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‘They will always have a place in your heart’
Host families sought for 2011-12 foreign exchange students

by Susan Bromley

June 22, 2011

From left: Marie, a German exchange student, with Journey Timmermans of Ortonville.
Brenda Timmermans always wanted six children. Her husband, Jos, wanted none. Their compromise is their only child, daughter Journey, 8.

However, Brenda Timmermans found a way to give Journey a sibling, as well as expose her child to other cultures. Since 2007, she has "adopted" three children for nine months each as a host mom for foreign exchange students.

"What I like about hosting a foreign exchange student is you can have a relationship with them for the rest of your life, but still send them back home," she laughs. "It's still difficult, because you're raising a teenager for a year, but even if it seems to not work out, even if you have one for just four months, the releationship is so intense, they will always have a place in your heart."

Timmermans should know. Her first exchange student in 2007, a girl named Birte from Germany, ran away after four months. Birte stayed with a neighbor for a few months, then went to another home. The Timmermans skipped hosting for a year, then in 2009, gave it another try with another German girl, Marie. That year was more successful and Marie and Journey bonded very closely. This school year, the Timmermans hosted Katrine, an exchange student from Norway. Again, they dealt with the challenges of guiding a teenager.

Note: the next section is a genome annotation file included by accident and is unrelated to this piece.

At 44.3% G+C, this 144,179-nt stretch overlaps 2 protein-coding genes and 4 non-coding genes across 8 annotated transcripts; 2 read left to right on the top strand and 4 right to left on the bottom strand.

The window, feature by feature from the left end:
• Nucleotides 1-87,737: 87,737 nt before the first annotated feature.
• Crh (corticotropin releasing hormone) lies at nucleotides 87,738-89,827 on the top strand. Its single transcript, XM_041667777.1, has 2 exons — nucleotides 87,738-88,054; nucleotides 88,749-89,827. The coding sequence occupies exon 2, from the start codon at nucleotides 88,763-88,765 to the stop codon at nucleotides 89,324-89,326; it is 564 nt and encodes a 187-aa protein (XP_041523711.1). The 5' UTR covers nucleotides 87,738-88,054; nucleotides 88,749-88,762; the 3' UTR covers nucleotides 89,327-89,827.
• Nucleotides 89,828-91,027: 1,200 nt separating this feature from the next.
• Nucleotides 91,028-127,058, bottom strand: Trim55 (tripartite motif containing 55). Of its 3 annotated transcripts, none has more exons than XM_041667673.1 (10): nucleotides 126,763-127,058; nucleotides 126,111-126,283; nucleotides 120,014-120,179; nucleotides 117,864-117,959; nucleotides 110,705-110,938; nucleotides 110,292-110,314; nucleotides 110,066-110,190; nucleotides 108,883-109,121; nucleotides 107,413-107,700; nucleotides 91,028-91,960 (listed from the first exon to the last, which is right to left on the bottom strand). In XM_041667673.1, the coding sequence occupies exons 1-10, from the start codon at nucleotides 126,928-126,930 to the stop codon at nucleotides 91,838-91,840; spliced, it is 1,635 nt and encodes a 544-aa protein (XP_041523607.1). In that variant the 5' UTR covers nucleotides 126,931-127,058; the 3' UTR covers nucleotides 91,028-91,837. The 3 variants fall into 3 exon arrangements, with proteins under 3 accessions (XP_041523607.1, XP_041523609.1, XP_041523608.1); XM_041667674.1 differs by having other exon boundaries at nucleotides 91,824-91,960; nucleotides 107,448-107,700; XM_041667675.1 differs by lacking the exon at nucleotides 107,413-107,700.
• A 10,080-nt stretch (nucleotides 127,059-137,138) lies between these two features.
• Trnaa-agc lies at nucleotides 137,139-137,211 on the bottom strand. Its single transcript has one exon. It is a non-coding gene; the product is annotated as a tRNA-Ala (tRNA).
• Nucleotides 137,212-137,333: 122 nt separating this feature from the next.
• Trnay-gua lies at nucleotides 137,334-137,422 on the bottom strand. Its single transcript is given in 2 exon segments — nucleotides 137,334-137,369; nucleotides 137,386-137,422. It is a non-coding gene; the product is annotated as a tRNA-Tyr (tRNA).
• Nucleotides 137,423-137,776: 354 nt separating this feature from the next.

"Yes, it was hard, but if something is hard, you gain more," Timmermans said. "It was a tough year, but I will cry when she leaves. I will miss her. And I know I gave her something extra that her parents could never give her— I gave her a different life and she got to live with me for a year and share with me, it enriches her life as much as it does mine. It's a win-win situation in all aspects, even if it doesn't work out the way you thought."

The Timmermans are natives of the Netherlands and besides giving Journey a sibling, were motivated to become a host family for foreign exchange students to expose their daughter to other cultures.

"We want her to understand where we come from, that there's more than just the United States and we also wanted to give another child the opportunity to experience the American culture," she said.

Barb Kilkka, the Oakland County field director for Youth for Understanding USA, which facilitates exchanges of students between the U.S. and 60 other countries, hopes that more Brandon families will open their homes and hearts to a student from another nation.

"It would be nice to place four kids at Brandon High School, which is what we had last year," she said. "Our goal is to place 70 in Oakland County. We had 80 last year."